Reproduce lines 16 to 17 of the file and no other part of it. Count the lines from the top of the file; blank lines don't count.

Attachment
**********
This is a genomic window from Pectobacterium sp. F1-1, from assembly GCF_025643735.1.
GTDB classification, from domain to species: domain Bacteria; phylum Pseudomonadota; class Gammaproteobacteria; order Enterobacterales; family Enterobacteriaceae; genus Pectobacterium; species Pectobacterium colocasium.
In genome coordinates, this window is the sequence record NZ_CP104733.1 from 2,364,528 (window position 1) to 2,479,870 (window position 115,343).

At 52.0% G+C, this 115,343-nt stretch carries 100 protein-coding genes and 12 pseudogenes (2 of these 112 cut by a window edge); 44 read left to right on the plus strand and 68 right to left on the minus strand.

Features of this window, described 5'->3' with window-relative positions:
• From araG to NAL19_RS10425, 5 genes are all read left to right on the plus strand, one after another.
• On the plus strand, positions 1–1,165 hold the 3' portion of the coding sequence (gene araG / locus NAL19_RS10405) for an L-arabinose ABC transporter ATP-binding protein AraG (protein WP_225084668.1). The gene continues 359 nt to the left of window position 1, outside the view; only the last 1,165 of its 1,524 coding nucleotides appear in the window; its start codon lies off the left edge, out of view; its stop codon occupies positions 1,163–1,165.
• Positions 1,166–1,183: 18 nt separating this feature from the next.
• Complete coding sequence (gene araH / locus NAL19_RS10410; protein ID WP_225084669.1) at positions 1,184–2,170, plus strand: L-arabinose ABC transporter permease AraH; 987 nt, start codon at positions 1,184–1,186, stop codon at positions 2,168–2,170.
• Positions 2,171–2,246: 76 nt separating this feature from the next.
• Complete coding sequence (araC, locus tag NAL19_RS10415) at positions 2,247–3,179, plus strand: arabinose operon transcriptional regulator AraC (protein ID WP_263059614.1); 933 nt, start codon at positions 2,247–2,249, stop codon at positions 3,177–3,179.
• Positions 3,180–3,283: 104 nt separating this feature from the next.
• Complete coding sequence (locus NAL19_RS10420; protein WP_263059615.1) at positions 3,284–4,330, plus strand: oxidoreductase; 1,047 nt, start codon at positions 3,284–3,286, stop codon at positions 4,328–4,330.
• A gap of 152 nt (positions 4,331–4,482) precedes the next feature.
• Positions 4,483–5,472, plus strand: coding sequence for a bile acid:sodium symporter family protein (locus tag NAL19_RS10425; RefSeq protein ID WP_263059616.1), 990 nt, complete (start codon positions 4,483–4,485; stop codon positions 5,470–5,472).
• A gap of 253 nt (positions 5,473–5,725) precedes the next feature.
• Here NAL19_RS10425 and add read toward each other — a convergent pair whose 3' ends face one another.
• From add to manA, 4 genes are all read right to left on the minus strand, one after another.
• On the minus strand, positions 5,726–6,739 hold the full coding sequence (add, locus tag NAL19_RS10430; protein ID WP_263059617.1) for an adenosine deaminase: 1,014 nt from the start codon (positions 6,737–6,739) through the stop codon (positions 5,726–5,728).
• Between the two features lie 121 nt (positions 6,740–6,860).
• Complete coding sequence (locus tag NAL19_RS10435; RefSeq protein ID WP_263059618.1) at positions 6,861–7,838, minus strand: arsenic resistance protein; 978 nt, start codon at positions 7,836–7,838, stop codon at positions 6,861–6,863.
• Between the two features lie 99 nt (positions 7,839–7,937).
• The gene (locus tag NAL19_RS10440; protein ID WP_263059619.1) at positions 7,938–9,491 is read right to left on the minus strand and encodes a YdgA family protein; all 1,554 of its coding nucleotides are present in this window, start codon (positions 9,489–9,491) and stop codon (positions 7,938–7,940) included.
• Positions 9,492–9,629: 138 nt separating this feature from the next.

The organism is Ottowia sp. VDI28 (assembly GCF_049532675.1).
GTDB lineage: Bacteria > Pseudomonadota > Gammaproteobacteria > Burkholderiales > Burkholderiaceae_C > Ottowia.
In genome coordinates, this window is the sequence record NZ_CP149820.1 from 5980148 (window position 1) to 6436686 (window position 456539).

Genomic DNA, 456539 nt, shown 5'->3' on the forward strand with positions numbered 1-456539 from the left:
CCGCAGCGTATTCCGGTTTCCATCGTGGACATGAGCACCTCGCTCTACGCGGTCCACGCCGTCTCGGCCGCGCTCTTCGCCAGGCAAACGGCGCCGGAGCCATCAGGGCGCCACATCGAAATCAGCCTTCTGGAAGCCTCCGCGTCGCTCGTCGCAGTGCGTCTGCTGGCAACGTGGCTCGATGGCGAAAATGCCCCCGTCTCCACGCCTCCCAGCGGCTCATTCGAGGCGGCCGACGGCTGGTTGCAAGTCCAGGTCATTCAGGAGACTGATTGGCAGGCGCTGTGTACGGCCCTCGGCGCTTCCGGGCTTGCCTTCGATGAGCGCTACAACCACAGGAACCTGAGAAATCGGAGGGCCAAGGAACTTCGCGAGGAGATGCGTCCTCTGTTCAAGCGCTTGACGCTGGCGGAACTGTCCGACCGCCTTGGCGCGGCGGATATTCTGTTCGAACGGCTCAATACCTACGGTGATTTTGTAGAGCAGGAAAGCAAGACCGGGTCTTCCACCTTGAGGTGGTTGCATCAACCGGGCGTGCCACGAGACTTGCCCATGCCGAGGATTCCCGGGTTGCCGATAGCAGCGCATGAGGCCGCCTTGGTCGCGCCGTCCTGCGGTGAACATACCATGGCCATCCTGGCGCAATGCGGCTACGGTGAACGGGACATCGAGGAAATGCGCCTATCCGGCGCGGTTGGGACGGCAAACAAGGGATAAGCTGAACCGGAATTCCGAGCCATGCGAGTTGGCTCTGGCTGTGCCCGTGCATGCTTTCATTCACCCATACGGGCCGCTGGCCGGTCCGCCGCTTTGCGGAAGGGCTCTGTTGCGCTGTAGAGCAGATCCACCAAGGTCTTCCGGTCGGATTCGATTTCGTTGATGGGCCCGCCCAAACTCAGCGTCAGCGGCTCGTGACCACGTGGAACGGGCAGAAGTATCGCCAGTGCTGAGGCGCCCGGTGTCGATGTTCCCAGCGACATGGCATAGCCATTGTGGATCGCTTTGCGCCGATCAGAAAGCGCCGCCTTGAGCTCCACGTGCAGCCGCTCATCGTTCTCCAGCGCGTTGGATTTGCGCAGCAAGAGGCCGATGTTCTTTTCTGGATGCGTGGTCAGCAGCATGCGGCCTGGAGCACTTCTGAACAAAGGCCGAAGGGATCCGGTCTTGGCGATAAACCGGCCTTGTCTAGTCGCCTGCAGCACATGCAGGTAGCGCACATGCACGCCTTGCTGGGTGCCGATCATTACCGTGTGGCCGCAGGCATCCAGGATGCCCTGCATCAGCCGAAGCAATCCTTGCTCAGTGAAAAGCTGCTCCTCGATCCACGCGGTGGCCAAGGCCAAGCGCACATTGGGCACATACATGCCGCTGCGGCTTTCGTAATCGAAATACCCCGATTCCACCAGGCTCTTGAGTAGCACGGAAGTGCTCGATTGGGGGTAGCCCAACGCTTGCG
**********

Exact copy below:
• A gap of 253 nt (positions 5,473–5,725) precedes the next feature.
• Here NAL19_RS10425 and add read toward each other — a convergent pair whose 3' ends face one another.